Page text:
Start by searching for the File Path node as shown below.
Click the File Path node once and it will be added to your workspace. The workspace can be zoomed and panned in the same way as Revit and you can drag the node to any location within the workspace.
Click the Browse button and locate your Microsoft Excel file. This node will allow you to select any type of file on your PC.
6. Next you add File from Path node. This should appear in the node library as it contains the File Path search string. Click this node to add it to the workspace.
Next you ‘wire’ the nodes together as shown below. This is the primary method of building a visual program within Dynamo. At any time you can select the small grey square below the file node to display a watch window to show the current output.
7. Using a similar process you can search for the Excel nodes and add Excel.ReadFromFile and a String Node. These should look like the following as shown below. The String entry is used to select the correct sheet in Microsoft Excel, in our case we named it ‘DRAWING NUMBERS’. Note the Watch window now shows the data from the Excel File. If any boxes show in Yellow then there is an error in your inputs.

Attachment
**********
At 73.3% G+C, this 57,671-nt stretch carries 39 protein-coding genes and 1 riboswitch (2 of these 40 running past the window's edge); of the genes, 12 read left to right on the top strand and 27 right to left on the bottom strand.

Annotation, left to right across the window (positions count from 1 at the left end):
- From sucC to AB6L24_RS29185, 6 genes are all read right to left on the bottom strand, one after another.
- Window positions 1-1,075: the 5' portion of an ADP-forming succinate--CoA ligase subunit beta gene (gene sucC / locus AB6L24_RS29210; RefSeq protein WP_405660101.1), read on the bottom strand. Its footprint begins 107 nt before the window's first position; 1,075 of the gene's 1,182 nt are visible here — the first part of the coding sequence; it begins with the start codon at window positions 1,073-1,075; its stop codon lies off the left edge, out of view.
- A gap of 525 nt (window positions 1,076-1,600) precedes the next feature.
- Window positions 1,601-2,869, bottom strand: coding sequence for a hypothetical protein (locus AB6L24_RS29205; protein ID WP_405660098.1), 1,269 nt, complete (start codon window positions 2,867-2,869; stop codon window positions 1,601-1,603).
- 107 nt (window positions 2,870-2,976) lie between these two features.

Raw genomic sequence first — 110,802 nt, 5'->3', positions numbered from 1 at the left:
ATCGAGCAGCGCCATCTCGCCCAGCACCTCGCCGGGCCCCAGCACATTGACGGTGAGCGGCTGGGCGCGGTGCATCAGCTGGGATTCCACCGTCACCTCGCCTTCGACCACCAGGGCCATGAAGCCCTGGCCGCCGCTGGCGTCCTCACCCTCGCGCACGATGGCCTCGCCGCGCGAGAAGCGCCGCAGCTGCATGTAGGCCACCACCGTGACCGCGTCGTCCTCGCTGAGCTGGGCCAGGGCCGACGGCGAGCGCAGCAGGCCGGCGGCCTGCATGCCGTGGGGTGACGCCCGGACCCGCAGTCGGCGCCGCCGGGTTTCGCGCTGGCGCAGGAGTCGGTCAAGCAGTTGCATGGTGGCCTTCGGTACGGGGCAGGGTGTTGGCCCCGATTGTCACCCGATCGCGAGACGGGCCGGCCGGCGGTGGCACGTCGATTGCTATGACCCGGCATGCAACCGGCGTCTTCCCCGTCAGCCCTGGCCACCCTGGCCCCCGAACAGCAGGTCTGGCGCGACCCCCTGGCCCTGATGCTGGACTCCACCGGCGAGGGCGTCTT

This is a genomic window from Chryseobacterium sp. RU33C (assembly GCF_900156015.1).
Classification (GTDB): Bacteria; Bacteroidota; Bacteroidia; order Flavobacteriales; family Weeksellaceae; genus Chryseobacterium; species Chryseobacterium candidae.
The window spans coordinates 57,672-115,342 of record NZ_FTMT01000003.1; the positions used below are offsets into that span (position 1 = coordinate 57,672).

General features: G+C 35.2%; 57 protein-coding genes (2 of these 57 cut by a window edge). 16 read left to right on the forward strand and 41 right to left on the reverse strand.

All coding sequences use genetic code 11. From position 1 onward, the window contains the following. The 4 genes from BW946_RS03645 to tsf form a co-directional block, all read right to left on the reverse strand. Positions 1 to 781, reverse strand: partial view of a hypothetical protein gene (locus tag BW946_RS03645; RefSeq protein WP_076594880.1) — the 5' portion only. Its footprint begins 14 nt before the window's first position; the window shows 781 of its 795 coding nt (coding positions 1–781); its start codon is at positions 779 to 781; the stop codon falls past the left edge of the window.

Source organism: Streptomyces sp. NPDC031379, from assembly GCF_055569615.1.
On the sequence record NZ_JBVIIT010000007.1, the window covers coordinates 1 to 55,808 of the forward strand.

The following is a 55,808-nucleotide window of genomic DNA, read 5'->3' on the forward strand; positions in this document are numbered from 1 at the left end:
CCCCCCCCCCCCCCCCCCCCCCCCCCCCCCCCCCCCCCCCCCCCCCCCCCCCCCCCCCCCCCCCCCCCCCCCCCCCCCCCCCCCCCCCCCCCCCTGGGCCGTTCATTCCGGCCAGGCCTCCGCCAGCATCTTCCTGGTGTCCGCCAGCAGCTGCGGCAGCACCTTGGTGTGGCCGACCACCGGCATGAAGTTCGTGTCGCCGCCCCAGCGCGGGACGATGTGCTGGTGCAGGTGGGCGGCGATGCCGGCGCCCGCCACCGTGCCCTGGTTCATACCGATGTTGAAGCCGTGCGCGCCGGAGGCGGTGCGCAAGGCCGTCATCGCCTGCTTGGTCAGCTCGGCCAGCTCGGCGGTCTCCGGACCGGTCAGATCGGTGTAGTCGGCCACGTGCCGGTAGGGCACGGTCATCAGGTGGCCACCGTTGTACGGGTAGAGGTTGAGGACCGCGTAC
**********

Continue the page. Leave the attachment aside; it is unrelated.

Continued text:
8. Next we need to split the data into separate columns from the list. Note that the watch window shows ,  and . These are the column headers in Excel.
9. Type List.Transpose in the Search nodes and then add this to the workspace. Wire the Var node to the List node. You then search and add a Number node and also the List.GetItemAtIndex.
Wire these together as shown below. Again click the grey Square box to show a Watch window of the data. Notice that this is now reading the first column of the Excel Sheet.
10. You then repeat this process to create three separate lists. Note that you can copy and paste the nodes for speed. Select the nodes with the Ctrl Key and then Ctrl-C and Ctrl-V and then rewire. Your workspace should now look similar to the below image.